Insurer concentration in a market has the ability to reduce hospital costs for some specialties in highly concentrated provider markets, according to a recent study published in Health Affairs.
Researchers Richard Scheffler and Daniel Arnold, both of the University of California–Berkeley, computed market concentration by service area for insurers, hospitals, and primary care physicians, cardiologists, hematologists/oncologists, orthopedists, and radiologists. Using commercial claims of about 50 million insured people, they also figured out hospital and doctor visit prices from 2010 to 2014.
They found that insurers were able to reduce hospital admission prices by 5% in markets where both insurers and providers were highly concentrated. In such markets, they also reduced the fees of cardiologists, radiologists and hematologists/oncologists by 4% to 19%, according to Scheffler and Arnold. Primary care and orthopedics prices weren’t affected.
Average regression-predicted physician visit prices, by physician and insurer market concentration, 2014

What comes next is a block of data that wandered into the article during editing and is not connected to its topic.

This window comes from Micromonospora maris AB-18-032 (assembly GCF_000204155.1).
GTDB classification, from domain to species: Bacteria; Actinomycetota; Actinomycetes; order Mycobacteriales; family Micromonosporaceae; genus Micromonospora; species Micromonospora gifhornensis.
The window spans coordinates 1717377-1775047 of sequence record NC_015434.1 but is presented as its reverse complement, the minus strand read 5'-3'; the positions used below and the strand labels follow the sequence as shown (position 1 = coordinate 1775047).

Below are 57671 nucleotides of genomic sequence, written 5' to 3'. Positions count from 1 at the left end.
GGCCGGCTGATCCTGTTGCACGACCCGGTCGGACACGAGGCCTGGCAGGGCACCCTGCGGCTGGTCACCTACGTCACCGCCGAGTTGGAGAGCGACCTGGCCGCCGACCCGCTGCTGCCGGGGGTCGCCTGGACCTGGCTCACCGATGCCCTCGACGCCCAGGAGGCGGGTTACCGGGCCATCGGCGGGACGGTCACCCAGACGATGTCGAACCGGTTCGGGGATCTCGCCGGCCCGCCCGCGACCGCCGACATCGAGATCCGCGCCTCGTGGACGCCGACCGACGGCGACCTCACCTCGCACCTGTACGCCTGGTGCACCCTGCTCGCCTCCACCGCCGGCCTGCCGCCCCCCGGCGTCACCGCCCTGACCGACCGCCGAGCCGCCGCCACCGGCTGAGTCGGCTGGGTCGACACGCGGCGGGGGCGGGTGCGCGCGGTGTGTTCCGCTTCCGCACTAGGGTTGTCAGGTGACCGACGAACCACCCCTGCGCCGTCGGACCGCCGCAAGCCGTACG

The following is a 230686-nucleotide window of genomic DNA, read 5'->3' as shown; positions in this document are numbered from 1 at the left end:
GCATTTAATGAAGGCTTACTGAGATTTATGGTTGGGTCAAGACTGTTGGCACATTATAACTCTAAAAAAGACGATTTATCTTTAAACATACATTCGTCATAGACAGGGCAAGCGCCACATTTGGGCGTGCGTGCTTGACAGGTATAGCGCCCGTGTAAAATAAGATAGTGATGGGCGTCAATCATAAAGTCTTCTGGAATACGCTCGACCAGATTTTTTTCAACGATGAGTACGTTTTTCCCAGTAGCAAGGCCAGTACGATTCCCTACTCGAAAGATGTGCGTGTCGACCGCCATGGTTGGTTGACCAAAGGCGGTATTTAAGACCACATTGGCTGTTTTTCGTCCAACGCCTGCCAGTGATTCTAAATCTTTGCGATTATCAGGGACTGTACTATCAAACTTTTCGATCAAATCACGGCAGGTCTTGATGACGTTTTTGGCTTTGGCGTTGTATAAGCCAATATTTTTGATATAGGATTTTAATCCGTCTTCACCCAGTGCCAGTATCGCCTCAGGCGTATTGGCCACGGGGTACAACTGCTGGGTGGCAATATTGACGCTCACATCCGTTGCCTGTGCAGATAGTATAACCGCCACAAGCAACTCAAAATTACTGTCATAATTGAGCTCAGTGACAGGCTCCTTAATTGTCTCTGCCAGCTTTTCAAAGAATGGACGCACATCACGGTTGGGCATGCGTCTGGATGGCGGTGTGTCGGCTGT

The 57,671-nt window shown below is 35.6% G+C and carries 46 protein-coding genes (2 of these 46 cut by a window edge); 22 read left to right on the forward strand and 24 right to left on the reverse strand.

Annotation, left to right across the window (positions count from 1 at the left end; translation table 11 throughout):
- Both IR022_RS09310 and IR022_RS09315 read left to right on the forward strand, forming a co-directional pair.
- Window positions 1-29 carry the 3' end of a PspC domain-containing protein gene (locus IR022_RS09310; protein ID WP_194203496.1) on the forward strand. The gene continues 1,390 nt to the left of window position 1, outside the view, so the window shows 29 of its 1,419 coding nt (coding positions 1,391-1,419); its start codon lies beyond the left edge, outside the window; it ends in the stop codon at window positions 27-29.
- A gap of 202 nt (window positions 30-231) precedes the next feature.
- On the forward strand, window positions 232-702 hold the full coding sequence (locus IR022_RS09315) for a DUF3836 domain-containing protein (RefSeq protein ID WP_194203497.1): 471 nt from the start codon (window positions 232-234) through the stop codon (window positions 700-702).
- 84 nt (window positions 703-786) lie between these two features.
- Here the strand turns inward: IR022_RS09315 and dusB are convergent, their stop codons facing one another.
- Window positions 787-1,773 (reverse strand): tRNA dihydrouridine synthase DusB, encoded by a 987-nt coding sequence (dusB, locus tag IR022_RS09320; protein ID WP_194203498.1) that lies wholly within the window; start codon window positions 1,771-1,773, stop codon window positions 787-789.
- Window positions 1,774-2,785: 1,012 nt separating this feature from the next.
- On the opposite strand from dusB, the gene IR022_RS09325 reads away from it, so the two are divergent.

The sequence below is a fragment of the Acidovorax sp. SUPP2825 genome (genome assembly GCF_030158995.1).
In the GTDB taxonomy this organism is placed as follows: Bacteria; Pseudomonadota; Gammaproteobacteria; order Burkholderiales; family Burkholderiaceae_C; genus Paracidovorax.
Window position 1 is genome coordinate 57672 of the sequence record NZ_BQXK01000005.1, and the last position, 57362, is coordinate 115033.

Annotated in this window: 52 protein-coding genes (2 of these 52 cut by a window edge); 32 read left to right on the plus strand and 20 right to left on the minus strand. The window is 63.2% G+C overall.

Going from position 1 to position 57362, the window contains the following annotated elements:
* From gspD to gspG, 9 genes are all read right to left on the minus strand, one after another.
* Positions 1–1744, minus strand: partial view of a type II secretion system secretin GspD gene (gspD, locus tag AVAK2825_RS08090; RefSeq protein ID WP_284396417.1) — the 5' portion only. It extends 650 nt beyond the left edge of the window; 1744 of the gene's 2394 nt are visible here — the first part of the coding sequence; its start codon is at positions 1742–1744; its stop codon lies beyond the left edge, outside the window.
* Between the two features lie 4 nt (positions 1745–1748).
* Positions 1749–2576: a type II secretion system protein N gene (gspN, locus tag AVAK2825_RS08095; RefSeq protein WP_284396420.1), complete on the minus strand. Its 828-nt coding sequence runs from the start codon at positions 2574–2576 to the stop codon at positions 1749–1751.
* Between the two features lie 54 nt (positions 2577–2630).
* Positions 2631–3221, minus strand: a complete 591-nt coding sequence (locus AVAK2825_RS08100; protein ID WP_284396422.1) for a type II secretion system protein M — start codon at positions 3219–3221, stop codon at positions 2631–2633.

Source: Scheffler, RM, Arnold, DR, “Insurer Market Power Lowers Prices in Numerous Concentrated Provider Markets,” Health Affairs, September 2017
The bargaining power that insurers have in highly concentrated provider markets allows “insurers to capture a significant amount of monopoly rents that providers get in those markets. What is missing is a market mechanism that will pass these reduced prices on to consumers in the form of lower insurance premiums,” Scheffler and Arnold stated.
They concluded that “it would seem to be only a matter of time before further intervention in and regulation of the health insurance market by state and federal legislatures, as well as private market innovations, will accelerate.”